Andrea Moosreiner, MPH, RD, CD; Michele Polfuss, PhD, RN, CPNP-AC/PC; Bethany Forseth, PhD, MS
Published online July 28, 2021.
Background: Children with developmental disabilities have a high prevalence of overweight and obesity. The role and contribution of their diet to weight status is poorly understood.
Objectives: This pilot study describes the dietary quality of children with spina bifida and Down syndrome compared with typically developing peers.
Methods: Dietary intakes of 8 children with spina bifida or Down syndrome and 4 children without developmental disabilities, aged 8 to 18 years, were collected using six 24-hour dietary recalls through Facetime. Dietary quality was assessed by application of the Healthy Eating Index (HEI).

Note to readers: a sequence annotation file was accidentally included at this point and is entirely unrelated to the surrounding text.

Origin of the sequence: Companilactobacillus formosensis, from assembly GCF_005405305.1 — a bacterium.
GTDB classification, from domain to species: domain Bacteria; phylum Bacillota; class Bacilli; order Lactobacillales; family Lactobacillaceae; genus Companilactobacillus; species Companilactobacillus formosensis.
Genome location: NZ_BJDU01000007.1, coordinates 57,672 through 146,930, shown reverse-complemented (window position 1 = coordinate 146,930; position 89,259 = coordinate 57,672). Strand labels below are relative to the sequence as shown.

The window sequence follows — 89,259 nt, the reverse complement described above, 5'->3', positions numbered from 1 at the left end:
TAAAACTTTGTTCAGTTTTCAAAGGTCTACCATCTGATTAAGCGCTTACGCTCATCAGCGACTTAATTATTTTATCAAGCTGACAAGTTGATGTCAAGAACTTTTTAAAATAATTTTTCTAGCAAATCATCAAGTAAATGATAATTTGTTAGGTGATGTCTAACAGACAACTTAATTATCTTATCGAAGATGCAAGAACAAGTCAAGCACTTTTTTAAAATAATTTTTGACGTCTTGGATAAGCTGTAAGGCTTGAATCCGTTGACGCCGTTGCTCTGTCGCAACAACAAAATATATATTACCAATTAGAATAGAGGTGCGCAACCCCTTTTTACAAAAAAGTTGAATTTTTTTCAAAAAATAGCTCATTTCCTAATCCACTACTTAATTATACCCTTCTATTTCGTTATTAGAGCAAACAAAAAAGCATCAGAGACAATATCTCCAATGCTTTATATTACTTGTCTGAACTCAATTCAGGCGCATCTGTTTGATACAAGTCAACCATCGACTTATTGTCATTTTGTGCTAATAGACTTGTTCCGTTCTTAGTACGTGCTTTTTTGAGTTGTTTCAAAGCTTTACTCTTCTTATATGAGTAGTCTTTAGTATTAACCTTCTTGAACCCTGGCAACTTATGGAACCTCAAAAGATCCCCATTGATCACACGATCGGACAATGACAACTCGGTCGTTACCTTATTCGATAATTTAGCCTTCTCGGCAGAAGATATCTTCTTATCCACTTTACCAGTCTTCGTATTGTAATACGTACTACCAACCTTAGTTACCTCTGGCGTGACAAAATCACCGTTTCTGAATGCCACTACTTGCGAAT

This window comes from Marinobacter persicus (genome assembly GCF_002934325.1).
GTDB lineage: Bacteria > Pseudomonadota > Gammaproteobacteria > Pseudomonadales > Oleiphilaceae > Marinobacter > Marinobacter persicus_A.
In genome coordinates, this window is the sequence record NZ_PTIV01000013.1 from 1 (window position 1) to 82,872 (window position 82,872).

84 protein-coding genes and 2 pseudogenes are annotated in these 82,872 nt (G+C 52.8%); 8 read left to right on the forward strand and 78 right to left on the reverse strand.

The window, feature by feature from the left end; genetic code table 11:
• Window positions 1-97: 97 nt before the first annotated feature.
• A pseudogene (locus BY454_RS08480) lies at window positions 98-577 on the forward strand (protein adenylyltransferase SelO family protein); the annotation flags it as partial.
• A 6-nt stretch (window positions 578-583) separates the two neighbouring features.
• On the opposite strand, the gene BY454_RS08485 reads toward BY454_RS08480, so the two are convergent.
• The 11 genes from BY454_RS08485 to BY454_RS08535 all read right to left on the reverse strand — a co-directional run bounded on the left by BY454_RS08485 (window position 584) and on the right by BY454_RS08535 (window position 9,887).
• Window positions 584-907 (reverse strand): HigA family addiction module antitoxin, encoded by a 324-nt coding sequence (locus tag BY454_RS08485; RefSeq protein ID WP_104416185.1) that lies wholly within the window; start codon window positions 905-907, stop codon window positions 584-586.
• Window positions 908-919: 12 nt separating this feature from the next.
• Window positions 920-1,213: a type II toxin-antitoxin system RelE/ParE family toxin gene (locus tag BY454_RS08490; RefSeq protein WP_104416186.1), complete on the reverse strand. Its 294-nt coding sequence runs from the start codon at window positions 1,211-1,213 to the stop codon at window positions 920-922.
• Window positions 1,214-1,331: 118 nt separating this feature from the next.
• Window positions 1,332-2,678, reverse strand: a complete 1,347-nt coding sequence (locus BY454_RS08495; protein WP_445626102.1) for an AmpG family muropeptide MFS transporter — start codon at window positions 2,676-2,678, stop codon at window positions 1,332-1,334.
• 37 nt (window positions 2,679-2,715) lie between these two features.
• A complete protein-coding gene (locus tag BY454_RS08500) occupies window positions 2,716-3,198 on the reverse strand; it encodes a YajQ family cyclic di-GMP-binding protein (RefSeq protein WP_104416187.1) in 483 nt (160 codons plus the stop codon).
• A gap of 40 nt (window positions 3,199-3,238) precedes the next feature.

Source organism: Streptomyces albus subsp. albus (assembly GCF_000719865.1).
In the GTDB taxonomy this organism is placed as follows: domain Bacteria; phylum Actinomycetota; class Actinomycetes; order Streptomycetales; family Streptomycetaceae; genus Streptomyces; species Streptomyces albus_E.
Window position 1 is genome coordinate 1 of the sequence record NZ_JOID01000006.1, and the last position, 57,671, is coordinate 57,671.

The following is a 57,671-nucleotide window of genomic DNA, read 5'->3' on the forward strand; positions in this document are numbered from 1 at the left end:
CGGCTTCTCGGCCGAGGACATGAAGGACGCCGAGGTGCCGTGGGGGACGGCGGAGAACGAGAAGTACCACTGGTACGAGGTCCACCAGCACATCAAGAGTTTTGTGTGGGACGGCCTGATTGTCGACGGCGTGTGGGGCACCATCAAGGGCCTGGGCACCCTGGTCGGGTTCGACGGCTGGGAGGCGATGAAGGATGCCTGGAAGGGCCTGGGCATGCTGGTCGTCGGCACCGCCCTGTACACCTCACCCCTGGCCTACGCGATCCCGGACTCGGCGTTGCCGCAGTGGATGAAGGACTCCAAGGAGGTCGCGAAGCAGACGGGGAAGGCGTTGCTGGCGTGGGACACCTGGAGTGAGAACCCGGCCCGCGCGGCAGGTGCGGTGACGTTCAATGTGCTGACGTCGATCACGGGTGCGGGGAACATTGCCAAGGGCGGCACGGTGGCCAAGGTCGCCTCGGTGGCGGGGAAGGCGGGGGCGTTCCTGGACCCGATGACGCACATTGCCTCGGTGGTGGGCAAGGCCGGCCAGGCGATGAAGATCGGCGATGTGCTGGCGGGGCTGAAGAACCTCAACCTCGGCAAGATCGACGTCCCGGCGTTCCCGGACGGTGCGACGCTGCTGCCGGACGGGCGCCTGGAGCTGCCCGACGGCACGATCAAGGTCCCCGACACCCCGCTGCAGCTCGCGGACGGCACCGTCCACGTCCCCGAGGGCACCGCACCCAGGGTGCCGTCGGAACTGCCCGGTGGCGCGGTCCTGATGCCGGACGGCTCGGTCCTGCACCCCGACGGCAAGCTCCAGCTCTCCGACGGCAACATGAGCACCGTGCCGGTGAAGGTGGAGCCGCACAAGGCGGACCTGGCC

Results: Children with spina bifida and Down syndrome had higher HEI scores when compared to typically developing peers (48.3, 52.9, and 46.2, respectively) and vegetable consumption (1.9, 2.6, and 1.4, respectively). All groups had undesirable intakes of saturated fat, added sugar, and sodium. Within this small sample, children with spina bifida and Down Syndrome had similar diet quality to their typically developing peers.
Conclusions: Further investigation in a larger sample is recommended to support the development of methods to optimize weight management in children with developmental disabilities.